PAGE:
The fundamental constants do not strictly determine, but circumscribe the range of possibility inherent in the dynamic, creative forces and substances in the known universe, so that novelty is ever-emerging; a novelty that is nonetheless highly patterned and intelligible.

Nature – at a physical level, and at the level of living systems – has a teleology, or directedness. From the broadest perspective, the initial conditions present at the beginning of the universe were such that life could develop. Were they to be off by a fraction of a percentage, there would be no life at all. That is to say, due to the laws of nature, fundamental forces in the universe and the properties of physical structures and given their environment and the history of development that precedes them, the universe, and all the things in it tend toward structures in a manner that is circumscribed within a range of possibility.

Through a view that seeks to synthesize understanding, looking for how findings from an array of fields cohere together, it is apparent that the evolution of life is predictable in hindsight.

In fact, rather than a haphazard outcome, the range of forms that life can take, and further adapt to follow pathways that have been circumscribed at every level of intelligible reality – that of physics, the chemical, genetic, and broader environmental systems. These pathways were largely “predetermined from the Big Bang.”[3]

This deeper structure is found in the nature of the fundamental constants – gravitation, electromagnetism, and the strong and weak nuclear interactions. They govern the interactions of the elementary particles, present at the beginning of the universe.

As the well-known ‘fine-tuning argument’ goes, were the initial conditions present at the Big Bang an infinitesimally small fraction off, life could not have developed.

One explanation, in line with, and long-held in various forms by the Christian church, is that this is further suggestive of the intelligent origins of the universe. Critics have proposed – largely due to prior commitments against theism, and to naturalism and atheism – that our universe is but one of many, and that we live in a multiverse. It is conceded by many, however, that this is not a scientifically-based inference.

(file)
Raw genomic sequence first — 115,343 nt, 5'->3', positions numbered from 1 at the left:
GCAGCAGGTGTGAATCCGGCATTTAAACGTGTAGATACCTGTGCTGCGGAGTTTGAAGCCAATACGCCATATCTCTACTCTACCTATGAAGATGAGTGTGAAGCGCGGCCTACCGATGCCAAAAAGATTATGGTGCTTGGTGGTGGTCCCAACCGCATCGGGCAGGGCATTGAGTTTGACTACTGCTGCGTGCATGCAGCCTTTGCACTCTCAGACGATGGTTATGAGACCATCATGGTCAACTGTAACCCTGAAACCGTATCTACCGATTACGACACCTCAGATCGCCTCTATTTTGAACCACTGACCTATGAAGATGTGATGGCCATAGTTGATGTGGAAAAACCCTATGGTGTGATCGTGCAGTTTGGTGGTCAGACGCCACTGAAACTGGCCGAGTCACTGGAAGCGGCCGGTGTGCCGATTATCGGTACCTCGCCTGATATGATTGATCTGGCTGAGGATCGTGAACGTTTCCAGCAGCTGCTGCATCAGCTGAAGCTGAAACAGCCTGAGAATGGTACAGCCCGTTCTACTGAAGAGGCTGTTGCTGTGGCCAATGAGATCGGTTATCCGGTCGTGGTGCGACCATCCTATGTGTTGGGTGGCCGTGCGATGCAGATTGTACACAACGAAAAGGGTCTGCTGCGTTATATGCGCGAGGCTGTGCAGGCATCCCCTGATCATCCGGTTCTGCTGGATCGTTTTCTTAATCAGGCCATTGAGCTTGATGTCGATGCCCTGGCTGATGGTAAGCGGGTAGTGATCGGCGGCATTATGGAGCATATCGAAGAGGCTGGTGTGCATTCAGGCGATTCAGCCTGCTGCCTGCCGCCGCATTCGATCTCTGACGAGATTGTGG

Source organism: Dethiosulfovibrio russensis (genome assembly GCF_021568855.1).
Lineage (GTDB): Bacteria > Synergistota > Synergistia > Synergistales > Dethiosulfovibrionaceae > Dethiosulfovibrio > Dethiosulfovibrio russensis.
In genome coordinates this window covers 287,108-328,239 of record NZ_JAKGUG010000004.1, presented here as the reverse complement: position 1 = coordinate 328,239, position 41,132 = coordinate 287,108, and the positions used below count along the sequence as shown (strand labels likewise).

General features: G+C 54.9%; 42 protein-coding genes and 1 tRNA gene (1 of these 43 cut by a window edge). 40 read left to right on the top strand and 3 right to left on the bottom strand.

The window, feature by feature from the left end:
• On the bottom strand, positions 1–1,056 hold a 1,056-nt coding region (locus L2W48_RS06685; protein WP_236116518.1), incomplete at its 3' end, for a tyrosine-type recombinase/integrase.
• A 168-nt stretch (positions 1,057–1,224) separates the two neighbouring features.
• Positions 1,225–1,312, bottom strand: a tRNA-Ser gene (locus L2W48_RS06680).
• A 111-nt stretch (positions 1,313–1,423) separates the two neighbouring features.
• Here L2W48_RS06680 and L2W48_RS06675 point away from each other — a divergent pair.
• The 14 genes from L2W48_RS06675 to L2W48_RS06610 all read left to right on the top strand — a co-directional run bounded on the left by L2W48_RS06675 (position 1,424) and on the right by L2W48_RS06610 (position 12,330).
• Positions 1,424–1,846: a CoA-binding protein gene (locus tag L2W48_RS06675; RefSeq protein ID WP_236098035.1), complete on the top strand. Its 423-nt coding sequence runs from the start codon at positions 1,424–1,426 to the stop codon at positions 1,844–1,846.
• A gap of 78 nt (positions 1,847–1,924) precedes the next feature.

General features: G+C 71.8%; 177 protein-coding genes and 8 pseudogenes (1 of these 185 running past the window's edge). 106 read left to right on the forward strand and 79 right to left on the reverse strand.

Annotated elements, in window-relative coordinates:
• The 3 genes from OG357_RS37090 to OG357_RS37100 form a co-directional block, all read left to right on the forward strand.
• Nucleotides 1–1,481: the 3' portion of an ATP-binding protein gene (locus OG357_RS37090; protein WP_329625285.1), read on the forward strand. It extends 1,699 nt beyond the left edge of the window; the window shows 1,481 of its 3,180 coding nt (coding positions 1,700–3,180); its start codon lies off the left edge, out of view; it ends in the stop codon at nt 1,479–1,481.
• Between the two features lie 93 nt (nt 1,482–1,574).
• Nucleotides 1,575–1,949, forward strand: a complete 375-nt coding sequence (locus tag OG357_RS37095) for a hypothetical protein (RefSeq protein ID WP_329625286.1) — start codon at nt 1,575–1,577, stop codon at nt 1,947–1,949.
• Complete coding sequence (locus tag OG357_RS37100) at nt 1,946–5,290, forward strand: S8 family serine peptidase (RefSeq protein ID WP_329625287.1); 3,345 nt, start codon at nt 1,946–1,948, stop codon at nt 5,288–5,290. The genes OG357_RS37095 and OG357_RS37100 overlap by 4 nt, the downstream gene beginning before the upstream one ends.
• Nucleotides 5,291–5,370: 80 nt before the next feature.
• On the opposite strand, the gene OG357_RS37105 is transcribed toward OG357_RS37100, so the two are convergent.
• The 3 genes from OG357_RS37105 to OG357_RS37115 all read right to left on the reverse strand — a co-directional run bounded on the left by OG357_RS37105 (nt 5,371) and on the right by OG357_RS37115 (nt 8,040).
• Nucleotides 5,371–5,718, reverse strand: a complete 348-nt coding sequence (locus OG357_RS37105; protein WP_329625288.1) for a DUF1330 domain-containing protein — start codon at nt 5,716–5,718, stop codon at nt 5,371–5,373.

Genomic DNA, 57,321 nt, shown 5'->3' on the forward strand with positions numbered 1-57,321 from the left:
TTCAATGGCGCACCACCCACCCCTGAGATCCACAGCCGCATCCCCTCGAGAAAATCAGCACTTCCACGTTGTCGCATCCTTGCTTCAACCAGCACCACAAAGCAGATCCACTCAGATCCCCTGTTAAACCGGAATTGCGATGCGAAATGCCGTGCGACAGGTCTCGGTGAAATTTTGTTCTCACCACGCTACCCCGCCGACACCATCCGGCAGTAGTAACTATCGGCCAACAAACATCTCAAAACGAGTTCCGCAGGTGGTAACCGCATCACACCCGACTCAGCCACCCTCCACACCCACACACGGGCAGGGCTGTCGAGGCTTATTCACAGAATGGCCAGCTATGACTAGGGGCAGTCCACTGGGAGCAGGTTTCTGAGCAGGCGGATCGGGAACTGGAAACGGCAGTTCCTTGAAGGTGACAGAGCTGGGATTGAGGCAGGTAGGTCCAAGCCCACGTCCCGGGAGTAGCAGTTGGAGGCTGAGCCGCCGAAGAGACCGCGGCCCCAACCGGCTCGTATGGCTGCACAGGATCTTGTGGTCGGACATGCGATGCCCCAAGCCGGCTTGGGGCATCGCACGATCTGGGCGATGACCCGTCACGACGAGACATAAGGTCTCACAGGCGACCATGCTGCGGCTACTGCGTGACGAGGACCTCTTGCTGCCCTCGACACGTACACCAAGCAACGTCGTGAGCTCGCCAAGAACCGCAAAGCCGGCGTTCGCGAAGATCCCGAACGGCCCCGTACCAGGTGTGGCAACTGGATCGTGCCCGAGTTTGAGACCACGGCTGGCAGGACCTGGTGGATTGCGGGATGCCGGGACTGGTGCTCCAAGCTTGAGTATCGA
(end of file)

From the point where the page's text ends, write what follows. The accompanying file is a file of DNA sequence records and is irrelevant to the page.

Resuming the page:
The grounds for it are largely aesthetic difficulty with theism, rather than rational rejections of it. For example, a common argument is that there is no way to know – in the same way as in experimental and theoretical physics – what preceded the Big Bang. It is at least possible that there could be many other universes, which would then ‘explain’ the extremely improbable set of constants that make life possible in our own – their existence making the unlikelihood of the presence of conditions conducive to life seem less miraculous. Note, however, that the logical process here is backwards. In order to make the improbable seem probable, one postulates the existence of countless other universes. This explanation is ad hoc, and not based on any evidence, or reasons, other than the desire to avoid an explanation of a certain type, which is in fact entailed by strong reasoning.

Building on countless others in the Greek-influenced Jewish, Muslim and Christian philosophical traditions, Aquinas notes that every effect is preceded by a cause. Nothing can be its own efficient (agent) cause, because that would mean that it preceded itself, which is absurd.

When combined with the principle of sufficient reason (there is nothing that exists without a sufficient reason for it) and the principle of causation (nothing is made or begins to exist but by a cause), we see that an effect can never be greater than its cause. In other words, an effect cannot be greater – in complexity, or in terms of its quantity of physical matter/energy – than the prior set of causes that condition and give rise to it. These are truths that generalize to all of reality, yet also find their grounding in experience. Indeed, they are universally true because through all types of experience one can see evidence of this.

Understanding our universe as having grown from initial conditions and still expanding, we reason back to look for a first cause. The only thing that can cause initial physical conditions, and purely intelligible constants – which are thought to be abstract, and numerical in nature – is an immaterial intellect. This has always been thought of as God.

Returning again to the fundamental constants, they do not strictly determine, but circumscribe the range of possibility inherent in the dynamic, creative forces and substances in the universe, so that novelty is ever-emerging; a novelty that is nonetheless highly patterned and intelligible.

In order to understand how the patterned, intelligible activity operates at each level of reality, from that of physics, to chemistry, biology, ecology, weather, climate, and forms of social organization, it is crucial to be able to zoom in and out accordingly, looking for both the patterns and laws of interactions in the world, and the tangible physical elements, structures, and functional systems in which they inhere.

In the case of self-contained physical structures, this tending toward can be properly predicated of a particular entity or organism – and not external forces, or environment – and flows from the properties internal to it. They include its physical structure, the dispositional properties that flow from how its parts are put together in a functional way, and the stable powers that arise therefrom. It is not the case – as atomistic, and reductionist views suppose – that everything is comprised of the same basic ‘stuff,’ and that it is only how it is arranged that accounts for all the difference and variety that we see in the world.